The language and imagery from Alma 40:13 is also dependent on 2 Tim. 2:26 in the last line, and the addition of “wailing” to the text of Matt. 8:12 is likely influenced by Rev. 18:15 and 19. There are literally thousands of like examples throughout the BM that need to be accounted for when discussing whether or not the biblical texts could have been available to the author(s) of the BM. Further study is needed to resolve these issues, but any study that ignores the impressive amount of influence from other KJV texts than Isaiah is not looking at the entire picture. Not only is this methodologically flawed, but this does not prepare an author or their readers for the real amount of influence that the KJV has had on the BM.

This blog post has only meant to act as a primer to future study, and a corrective to past studies. Although there have been important points made in prior research, the fact that the amount of influence (most of which is not discussed in this post at all) from other KJV texts is not included in their studies casts doubt on their conclusions. In order to provide the best answers to important questions such as these the largest amount of data needs to be included in order to present the most informed answers. Unfortunately, Dr. Jackson’s (and many others’) studies do not represent what I am calling for here, and we will hopefully see more of that line of inquiry in the future.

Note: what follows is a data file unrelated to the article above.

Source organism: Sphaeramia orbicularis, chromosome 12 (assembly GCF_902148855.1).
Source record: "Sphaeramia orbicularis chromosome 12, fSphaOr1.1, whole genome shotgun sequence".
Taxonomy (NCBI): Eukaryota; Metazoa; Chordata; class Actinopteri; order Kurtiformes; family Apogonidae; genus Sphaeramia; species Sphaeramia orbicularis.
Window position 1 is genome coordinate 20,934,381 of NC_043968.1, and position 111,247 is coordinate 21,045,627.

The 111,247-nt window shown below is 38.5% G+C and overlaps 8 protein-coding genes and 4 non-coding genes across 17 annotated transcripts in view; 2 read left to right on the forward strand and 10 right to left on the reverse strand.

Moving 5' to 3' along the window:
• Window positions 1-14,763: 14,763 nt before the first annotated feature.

[1] See B. H. Roberts, New Witnesses for God (3 vols.; Salt Lake City: Deseret News, 1909), 3:449-460.

[2] The compositional history is much more complicated than this, as Dr. Jackson recognizes in his essay. The composition is much more complicated, though, than his recognition of the addition of Isa. 36-39 from 2 Kings.

[3] See especially 1 Ne. 19:21-22 and 22:1 in the BM.

[4] See Colby Townsend, “‘Behold, Other Scriptures I Would that Ye Should Write’Malachi in the Book of Mormon,” 12; accessed on May 20, 2016:


2 thoughts on “Deutero-Isaiah and the Book of Mormon

  1. I’m excited about this. I think we don’t grapple nearly as hard with the use of the KJV in the Book of Mormon and other Restoration scripture. I’m glad to see another person tackling this topic.